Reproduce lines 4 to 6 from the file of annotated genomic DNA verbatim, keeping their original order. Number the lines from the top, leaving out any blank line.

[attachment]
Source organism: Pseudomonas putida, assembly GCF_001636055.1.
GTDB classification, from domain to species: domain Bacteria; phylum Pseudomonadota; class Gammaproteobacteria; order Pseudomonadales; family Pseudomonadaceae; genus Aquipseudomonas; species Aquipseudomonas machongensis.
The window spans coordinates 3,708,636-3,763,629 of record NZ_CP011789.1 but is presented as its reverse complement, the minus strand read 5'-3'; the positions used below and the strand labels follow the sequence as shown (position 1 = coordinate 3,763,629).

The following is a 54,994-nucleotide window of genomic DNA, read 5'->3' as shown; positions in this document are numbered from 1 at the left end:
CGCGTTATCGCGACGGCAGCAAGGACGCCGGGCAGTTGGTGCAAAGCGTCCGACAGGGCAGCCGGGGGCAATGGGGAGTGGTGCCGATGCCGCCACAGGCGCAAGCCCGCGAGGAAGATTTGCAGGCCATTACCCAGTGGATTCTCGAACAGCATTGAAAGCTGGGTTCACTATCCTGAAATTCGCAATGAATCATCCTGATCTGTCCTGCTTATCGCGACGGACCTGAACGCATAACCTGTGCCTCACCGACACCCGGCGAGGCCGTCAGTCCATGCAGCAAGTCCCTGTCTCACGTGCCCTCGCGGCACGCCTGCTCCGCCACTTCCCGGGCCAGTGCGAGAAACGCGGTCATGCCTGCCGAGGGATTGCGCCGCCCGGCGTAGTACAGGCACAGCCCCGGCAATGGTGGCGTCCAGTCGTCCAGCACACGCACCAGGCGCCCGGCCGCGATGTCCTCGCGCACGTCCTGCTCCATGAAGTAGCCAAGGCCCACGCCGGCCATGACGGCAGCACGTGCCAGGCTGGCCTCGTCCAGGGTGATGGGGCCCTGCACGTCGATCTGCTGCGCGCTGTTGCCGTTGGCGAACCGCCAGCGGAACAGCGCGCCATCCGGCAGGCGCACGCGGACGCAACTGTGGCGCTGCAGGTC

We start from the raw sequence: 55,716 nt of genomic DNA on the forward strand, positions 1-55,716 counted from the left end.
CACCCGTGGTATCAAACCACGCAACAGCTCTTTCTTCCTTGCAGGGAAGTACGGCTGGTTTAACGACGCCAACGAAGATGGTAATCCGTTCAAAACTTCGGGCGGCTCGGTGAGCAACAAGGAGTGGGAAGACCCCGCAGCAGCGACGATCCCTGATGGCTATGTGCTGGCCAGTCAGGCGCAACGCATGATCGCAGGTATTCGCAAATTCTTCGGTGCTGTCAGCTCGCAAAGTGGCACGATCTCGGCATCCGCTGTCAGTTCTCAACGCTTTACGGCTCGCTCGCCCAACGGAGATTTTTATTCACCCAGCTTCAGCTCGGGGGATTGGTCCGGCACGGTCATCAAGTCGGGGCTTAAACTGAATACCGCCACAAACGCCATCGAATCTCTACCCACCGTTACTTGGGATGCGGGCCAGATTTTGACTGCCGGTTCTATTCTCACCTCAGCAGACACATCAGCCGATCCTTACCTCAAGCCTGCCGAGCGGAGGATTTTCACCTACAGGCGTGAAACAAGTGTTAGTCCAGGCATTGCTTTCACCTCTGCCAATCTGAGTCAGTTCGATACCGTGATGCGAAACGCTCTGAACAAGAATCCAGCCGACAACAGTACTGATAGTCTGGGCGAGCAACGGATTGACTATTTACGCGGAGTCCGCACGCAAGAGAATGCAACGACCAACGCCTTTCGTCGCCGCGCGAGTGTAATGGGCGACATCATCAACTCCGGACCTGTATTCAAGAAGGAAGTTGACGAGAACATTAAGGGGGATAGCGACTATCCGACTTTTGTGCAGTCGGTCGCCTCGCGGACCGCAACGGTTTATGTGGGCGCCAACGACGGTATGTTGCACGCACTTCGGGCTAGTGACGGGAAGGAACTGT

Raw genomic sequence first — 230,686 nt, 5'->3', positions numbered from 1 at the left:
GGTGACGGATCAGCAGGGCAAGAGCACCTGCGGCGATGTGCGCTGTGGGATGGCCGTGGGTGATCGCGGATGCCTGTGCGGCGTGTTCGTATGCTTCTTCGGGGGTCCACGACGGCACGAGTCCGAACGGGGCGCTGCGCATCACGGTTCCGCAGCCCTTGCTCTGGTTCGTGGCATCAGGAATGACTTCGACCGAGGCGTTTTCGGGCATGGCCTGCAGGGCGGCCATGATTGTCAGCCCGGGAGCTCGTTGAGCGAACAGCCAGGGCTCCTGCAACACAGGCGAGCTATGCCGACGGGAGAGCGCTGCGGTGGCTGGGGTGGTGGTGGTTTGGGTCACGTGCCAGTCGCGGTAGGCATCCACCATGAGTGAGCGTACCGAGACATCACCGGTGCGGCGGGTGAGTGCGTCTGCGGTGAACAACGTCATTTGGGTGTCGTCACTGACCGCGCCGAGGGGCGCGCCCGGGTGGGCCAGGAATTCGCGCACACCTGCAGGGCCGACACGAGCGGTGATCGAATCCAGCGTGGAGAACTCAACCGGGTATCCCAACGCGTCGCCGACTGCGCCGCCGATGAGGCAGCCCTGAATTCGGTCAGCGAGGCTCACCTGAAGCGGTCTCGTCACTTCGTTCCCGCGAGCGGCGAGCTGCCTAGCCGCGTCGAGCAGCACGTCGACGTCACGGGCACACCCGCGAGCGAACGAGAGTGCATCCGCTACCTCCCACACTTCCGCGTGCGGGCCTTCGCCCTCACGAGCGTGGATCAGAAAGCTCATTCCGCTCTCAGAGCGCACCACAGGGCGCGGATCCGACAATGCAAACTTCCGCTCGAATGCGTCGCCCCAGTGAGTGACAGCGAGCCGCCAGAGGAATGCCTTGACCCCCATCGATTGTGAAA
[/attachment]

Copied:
The following is a 54,994-nucleotide window of genomic DNA, read 5'->3' as shown; positions in this document are numbered from 1 at the left end:
CGCGTTATCGCGACGGCAGCAAGGACGCCGGGCAGTTGGTGCAAAGCGTCCGACAGGGCAGCCGGGGGCAATGGGGAGTGGTGCCGATGCCGCCACAGGCGCAAGCCCGCGAGGAAGATTTGCAGGCCATTACCCAGTGGATTCTCGAACAGCATTGAAAGCTGGGTTCACTATCCTGAAATTCGCAATGAATCATCCTGATCTGTCCTGCTTATCGCGACGGACCTGAACGCATAACCTGTGCCTCACCGACACCCGGCGAGGCCGTCAGTCCATGCAGCAAGTCCCTGTCTCACGTGCCCTCGCGGCACGCCTGCTCCGCCACTTCCCGGGCCAGTGCGAGAAACGCGGTCATGCCTGCCGAGGGATTGCGCCGCCCGGCGTAGTACAGGCACAGCCCCGGCAATGGTGGCGTCCAGTCGTCCAGCACACGCACCAGGCGCCCGGCCGCGATGTCCTCGCGCACGTCCTGCTCCATGAAGTAGCCAAGGCCCACGCCGGCCATGACGGCAGCACGTGCCAGGCTGGCCTCGTCCAGGGTGATGGGGCCCTGCACGTCGATCTGCTGCGCGCTGTTGCCGTTGGCGAACCGCCAGCGGAACAGCGCGCCATCCGGCAGGCGCACGCGGACGCAACTGTGGCGCTGCAGGTC

We start from the raw sequence: 55,716 nt of genomic DNA on the forward strand, positions 1-55,716 counted from the left end.